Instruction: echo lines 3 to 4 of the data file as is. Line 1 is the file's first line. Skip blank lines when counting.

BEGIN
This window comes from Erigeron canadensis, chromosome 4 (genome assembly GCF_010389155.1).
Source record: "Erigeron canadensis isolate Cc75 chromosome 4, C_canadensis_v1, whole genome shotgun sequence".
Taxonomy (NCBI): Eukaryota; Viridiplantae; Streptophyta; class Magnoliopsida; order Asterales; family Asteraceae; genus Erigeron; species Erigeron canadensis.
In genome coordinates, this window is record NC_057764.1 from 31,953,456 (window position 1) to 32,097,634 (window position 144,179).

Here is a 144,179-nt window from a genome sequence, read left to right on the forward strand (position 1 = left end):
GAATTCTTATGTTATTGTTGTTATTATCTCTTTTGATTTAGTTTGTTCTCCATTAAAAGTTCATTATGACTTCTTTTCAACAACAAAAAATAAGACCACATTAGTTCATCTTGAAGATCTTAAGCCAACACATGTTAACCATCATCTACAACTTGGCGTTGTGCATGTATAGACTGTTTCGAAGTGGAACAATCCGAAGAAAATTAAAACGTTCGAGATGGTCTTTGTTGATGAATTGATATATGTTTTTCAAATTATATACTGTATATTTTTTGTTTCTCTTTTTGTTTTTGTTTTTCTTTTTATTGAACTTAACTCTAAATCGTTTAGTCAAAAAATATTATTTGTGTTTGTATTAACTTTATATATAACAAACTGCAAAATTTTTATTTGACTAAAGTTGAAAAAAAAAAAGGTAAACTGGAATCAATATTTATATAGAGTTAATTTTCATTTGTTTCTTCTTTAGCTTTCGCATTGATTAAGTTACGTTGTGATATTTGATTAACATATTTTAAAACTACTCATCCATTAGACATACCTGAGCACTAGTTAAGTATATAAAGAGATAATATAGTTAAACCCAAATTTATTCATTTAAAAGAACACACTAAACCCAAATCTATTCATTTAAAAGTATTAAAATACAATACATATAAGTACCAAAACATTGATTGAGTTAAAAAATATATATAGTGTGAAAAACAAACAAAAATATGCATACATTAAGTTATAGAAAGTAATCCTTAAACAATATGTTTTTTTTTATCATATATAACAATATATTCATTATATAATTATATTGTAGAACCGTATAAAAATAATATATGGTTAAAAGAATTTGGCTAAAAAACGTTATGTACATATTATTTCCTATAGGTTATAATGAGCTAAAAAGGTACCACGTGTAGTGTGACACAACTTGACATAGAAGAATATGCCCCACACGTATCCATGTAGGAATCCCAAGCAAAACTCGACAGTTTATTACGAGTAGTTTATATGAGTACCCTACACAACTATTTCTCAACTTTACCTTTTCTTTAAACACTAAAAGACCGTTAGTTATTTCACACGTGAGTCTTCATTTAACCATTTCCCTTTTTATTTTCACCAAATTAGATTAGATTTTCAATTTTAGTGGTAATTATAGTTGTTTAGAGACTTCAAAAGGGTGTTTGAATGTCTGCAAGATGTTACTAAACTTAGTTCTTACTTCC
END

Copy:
Taxonomy (NCBI): Eukaryota; Viridiplantae; Streptophyta; class Magnoliopsida; order Asterales; family Asteraceae; genus Erigeron; species Erigeron canadensis.
In genome coordinates, this window is record NC_057764.1 from 31,953,456 (window position 1) to 32,097,634 (window position 144,179).